We began our discussion of essential questions—the core of the essays you are in the midst of submitting—back on April 30, when we broke down the guide and began brainstorming possibilities for each of you. We did this adversarially to give you a carrot to chase. Your work was approved through individual conferences held between April 30 and May 2. Then you were given a post for discussion, both as an adversarial opportunity and as a means of focusing your writing.
Here is that discussion post. It was open for a total of 20 days. It has 27 comments.
Your scores can be viewed by loading the following document:
There were some small adjustments made to the 10-point scaling. Contributions online were worth slightly more than contributions made in class, due to the amount of time given to you to make those contributions. The gradations between tiers (e.g., 9+, 9-) were also stripped away to benefit those of you who contributed very little or nothing at all. Email me with any questions about this.
Quick update to next week’s schedule (also posted to the calendar portion of this website):
- On Wednesday, May 22: Period 7 will meet in Room 170 for SRI testing
- On Thursday, May 23: Period 2 will meet in the Library Lab (Room 217) for SRI testing
For SRI testing, you will use the same username and password you used in the fall:
- Login: Firstname.Lastname (not case sensitive)
- Password: P@5sword (case sensitive)
I will accompany you to the labs and go over these directions as necessary. You must retake the SRI no matter how you did previously. As a result of the lost time:
- Your Q4 outside reading will be due on Friday, May 24
- You will have until Thursday, May 23 to submit your final argument essays
Send me an email if you have any questions or concerns.
(With apologies to The Fugees.)
In the past, you have been given vocabulary either as a function of understanding a book or in decontextualized lists. The former approach may help you to decode a text, but it’s as John Holt said:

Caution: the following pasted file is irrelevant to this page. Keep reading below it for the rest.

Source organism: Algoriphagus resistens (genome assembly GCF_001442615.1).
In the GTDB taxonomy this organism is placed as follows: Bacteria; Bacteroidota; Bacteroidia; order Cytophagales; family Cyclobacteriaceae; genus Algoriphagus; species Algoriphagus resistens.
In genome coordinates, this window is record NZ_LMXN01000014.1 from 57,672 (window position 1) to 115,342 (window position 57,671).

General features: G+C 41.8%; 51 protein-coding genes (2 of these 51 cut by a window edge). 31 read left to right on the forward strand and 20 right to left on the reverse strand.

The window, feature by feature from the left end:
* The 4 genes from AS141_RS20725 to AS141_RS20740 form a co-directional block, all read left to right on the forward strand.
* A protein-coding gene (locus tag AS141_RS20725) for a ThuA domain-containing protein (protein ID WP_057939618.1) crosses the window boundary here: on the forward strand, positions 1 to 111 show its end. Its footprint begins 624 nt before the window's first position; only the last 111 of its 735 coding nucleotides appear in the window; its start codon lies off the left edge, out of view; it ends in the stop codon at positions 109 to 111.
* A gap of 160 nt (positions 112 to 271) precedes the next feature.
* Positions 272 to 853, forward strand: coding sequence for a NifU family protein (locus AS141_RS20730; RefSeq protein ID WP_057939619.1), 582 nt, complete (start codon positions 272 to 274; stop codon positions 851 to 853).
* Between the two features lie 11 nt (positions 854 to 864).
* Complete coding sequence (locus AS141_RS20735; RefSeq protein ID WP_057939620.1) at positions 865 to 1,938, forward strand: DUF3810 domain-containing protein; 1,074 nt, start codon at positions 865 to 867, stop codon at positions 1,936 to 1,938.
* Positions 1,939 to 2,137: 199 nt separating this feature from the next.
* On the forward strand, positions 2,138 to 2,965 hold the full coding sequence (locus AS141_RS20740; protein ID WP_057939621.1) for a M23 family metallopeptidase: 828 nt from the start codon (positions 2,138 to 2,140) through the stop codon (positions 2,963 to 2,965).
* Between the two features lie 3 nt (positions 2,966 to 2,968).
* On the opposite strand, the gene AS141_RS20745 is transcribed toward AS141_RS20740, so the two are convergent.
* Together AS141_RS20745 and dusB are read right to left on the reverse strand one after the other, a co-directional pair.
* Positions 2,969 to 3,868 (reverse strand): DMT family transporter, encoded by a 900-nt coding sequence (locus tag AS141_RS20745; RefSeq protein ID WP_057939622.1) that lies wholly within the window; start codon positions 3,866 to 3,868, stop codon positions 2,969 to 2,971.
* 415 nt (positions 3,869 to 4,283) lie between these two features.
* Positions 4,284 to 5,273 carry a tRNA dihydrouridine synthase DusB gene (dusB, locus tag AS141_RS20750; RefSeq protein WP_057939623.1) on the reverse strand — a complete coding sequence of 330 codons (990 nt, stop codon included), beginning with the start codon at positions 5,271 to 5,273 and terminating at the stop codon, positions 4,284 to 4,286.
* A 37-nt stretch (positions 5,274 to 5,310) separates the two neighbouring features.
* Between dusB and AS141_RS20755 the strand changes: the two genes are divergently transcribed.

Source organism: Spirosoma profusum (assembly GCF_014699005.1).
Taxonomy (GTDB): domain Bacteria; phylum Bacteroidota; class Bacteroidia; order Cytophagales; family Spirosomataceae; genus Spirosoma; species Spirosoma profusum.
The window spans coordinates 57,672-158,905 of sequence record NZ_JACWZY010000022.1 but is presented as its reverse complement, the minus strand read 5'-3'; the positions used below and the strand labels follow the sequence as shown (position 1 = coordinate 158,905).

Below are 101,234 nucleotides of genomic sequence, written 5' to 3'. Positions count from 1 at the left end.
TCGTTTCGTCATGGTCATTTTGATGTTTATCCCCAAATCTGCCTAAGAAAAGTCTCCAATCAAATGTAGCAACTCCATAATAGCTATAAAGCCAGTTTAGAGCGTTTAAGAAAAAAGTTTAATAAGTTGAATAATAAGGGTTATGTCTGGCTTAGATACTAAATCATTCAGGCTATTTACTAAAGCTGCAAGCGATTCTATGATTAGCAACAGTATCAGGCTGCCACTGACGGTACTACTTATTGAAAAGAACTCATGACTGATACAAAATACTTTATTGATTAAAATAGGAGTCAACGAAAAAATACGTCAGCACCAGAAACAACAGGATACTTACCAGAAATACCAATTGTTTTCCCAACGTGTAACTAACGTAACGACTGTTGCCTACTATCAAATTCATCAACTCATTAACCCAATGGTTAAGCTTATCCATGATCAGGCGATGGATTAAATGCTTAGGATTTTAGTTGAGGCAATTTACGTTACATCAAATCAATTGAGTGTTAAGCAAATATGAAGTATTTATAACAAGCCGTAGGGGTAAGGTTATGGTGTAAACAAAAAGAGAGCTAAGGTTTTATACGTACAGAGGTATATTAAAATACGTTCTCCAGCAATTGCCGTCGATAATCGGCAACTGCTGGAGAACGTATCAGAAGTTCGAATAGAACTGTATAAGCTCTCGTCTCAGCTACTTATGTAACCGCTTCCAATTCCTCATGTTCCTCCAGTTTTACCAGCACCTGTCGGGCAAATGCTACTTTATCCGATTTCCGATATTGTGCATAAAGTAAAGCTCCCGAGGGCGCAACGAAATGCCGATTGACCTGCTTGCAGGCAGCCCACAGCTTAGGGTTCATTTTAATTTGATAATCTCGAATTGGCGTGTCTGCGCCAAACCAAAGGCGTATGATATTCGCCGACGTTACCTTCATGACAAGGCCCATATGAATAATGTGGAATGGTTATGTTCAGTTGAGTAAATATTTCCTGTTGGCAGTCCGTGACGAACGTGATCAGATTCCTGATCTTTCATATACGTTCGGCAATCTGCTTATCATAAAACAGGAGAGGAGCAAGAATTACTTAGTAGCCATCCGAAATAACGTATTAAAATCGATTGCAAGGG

If children didn’t look up the word they didn’t know, how would they ever learn them? My sister said, “Don’t be silly! When you were little you had a huge vocabulary, and were always reading very grown-up books. When did you ever look up a word in a dictionary?”
She had me. I don’t know that we had a dictionary at home; if we did, I didn’t use it. I don’t use one today. In my life I doubt that I have looked up as many as fifty words, perhaps not even half that.
Since then I have talked about this with a number of teachers. More than once I have said, “According to tests, educated and literate people like you have a vocabulary of about twenty-five thousand words. How many of these did you learn by looking them up in a dictionary?” They usually are startled. Few claim to have looked up even as many as a thousand. How did they learn the rest?
They learned them just as they learned to talk—by meeting words over and over again, in different contexts, until they saw how they fitted.
We’ll define the words that you encounter as we come across them, same as we define vocabulary like Schadenfreude or and cacophony. As for the other approach, the list-driven approach?
As a counterpart to this post, which offers details of the assignment itself, and this post, which contains your Q4 contract, be sure you’ve read the following:
This should give you some much-needed context for the writing of this essay. You’ve been preparing for nearly a month; this week, you’ll be conferencing with me and working together to finish your final drafts.
Don’t forget to use Google Drive to share documents with me and your peers. You may also want to use this adversarial post to discuss your essential question as it evolves.
On Tuesday, May 7, you will be given a contract that covers the rest of the year in English. You’ll have every assignment, due date, and expectation. You’ll also have a version of a previous warning: Failure to use your resources wisely, to take responsibility, and to finish these assignments will jeopardize your end-of-quarter average.
Check your email before you sign this contract. If you are in danger of failing the year, you will have an email from me immediately after this post goes live. You must indicate through a read receipt that you have seen this email to receive credit for signing the contract. Here is a copy of the document for your records:
As always, send me an email or speak to me in person if you have any questions.
Below is a link to the prompt and outline distributed in class on Tuesday, May 7. It details what is due by May 20, when you will begin submitting these essays. A copy has been emailed to you and shared on Google Drive, as well.
We will look at these instructions together, but the onus for the actual response is on you. You must create a plan and execute it. You may work together, and you should work with me when necessary; conferences, including email, are essential to this sort of inquiry-based learning.
Click below to load the guide to essential questions that we covered in class:
Now that we’ve had a chance to conference, and now that your essential question has been approved, you can begin discussing your thinking. This will be raw insight that may eventually focus your research, writing, and revision work.
To help get you started, post your essential question in the comments below. All top tier comments should be essential questions; all replies should be in answer to them. That’s your next adversarial goal: to discuss your thoughts on your peers’ essential questions in this space.